Kluber and Hernandez made such quick work of their opponents that this one ended in two hours and 10 minutes. One thing that may go unnoticed here but certainly won’t nationally; King Felix has now set a new Major League record with 14 consecutive starts of seven innings or more with two earned runs or less. That is Hall of Fame kind of stuff. But in this one, he was the losing pitcher.

“Rarely do you see two guys that are that good and then on top of their game to boot,” said Francona. “The way Felix is throwing, the only way you’re going to win is by somebody doing something pretty special. And that’s what Klubes did.”

Despite the incredible performance from Kluber, there was still an air of sadness within the clubhouse, knowing that they had lost one of their favorite teammates. The high socks and Kluber gem were a fitting send off for Masterson.

Said Kluber: “He’s (Masterson) been a big part of helping me learn to be a big leaguer and learn to pitch up here. Hopefully I can pass along some information he’s given me along the way. I think we all accept a little bit more responsibility now. He was the quote, unquote leader of the staff. Guys looked to him. Now, we have to do a little bit more.”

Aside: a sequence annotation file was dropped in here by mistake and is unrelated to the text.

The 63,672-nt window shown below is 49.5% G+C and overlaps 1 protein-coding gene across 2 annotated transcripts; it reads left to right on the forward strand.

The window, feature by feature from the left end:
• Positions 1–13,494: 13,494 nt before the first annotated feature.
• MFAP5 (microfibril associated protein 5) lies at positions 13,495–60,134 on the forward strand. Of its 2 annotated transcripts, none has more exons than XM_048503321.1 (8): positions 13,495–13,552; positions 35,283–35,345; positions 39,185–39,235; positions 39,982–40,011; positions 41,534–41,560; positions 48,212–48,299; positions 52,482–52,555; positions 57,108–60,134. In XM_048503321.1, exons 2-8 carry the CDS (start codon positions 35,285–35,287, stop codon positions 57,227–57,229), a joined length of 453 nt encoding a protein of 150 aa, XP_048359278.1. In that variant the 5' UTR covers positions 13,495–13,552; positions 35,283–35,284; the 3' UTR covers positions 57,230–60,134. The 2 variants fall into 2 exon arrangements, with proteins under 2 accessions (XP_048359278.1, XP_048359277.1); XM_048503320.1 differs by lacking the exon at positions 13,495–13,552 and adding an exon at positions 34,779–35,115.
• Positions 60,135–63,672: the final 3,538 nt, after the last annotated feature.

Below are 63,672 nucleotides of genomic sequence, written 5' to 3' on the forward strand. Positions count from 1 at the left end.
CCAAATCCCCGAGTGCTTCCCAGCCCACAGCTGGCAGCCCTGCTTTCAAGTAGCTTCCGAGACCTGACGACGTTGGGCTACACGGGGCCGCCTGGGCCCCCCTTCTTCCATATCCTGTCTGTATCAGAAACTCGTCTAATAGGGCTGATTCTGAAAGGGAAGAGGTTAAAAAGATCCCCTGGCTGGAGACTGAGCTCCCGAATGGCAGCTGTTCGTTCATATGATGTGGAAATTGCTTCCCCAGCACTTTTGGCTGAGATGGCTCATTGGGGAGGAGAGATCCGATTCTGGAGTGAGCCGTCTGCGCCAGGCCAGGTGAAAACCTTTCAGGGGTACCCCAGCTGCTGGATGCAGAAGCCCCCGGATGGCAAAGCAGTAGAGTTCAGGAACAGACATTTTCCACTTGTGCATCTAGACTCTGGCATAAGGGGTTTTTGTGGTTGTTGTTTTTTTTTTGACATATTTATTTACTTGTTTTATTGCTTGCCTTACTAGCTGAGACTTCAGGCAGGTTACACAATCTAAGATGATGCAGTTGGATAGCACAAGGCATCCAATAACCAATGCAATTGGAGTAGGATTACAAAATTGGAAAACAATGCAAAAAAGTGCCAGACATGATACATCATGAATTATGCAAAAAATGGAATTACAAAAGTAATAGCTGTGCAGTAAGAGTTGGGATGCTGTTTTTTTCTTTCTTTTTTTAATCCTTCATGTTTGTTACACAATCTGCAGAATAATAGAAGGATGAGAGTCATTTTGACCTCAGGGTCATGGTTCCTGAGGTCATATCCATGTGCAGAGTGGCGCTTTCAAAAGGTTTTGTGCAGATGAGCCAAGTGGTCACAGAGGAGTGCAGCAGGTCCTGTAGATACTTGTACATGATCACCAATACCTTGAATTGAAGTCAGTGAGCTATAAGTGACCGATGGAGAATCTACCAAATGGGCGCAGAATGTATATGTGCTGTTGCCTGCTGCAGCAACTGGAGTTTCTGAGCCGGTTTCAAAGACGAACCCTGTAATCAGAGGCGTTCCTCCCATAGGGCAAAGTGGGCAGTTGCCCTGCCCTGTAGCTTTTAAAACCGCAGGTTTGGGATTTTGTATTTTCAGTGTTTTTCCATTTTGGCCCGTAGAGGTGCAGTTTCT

The 2-0 win stemmed the tide for now, but the Indians still have a lot of work to do. Today’s 4 PM trading deadline could see shortstop Asdrubal Cabrera go or another veteran piece come in. You just never know with this team. Tonight they will lookm to take the series by sending Zach McAllister to the mound to face off with Seattle right-hander Chris Young.

SIDE NOTE: During last night’s game, a foul ball tip from Jason Kipnis got loose and ended up in Asdrubal’s hands. I held up my four year old girl and yelled “Cabby.” He looked right at me, pointed to her, and threw the ball my way. A man in front probably two seats to my left, leaned across three people and caught the ball. Then didn’t give it to my daughter. It was clearly meant for her. The guy never even wavered or turned around despite being heckled by many sitting around us. I hope he slept well last night.

(photo via Thomas Ondrey/The Plain Dealer)

  • The_Real_Shamrock